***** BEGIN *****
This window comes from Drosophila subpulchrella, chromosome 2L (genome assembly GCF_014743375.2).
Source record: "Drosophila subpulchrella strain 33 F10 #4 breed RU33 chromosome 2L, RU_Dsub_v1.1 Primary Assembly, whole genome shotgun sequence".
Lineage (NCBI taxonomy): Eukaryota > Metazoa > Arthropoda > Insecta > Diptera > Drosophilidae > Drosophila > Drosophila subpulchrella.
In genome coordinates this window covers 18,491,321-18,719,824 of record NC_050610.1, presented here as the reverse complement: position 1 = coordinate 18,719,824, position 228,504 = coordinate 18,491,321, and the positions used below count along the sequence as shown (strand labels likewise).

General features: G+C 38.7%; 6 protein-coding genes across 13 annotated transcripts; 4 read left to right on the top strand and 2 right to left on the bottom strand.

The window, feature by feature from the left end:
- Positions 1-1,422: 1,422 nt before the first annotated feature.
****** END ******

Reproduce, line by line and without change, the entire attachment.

This window comes from Drosophila subpulchrella, chromosome 2L (genome assembly GCF_014743375.2).
Source record: "Drosophila subpulchrella strain 33 F10 #4 breed RU33 chromosome 2L, RU_Dsub_v1.1 Primary Assembly, whole genome shotgun sequence".
Lineage (NCBI taxonomy): Eukaryota > Metazoa > Arthropoda > Insecta > Diptera > Drosophilidae > Drosophila > Drosophila subpulchrella.
In genome coordinates this window covers 18,491,321-18,719,824 of record NC_050610.1, presented here as the reverse complement: position 1 = coordinate 18,719,824, position 228,504 = coordinate 18,491,321, and the positions used below count along the sequence as shown (strand labels likewise).

General features: G+C 38.7%; 6 protein-coding genes across 13 annotated transcripts; 4 read left to right on the top strand and 2 right to left on the bottom strand.

The window, feature by feature from the left end:
- Positions 1-1,422: 1,422 nt before the first annotated feature.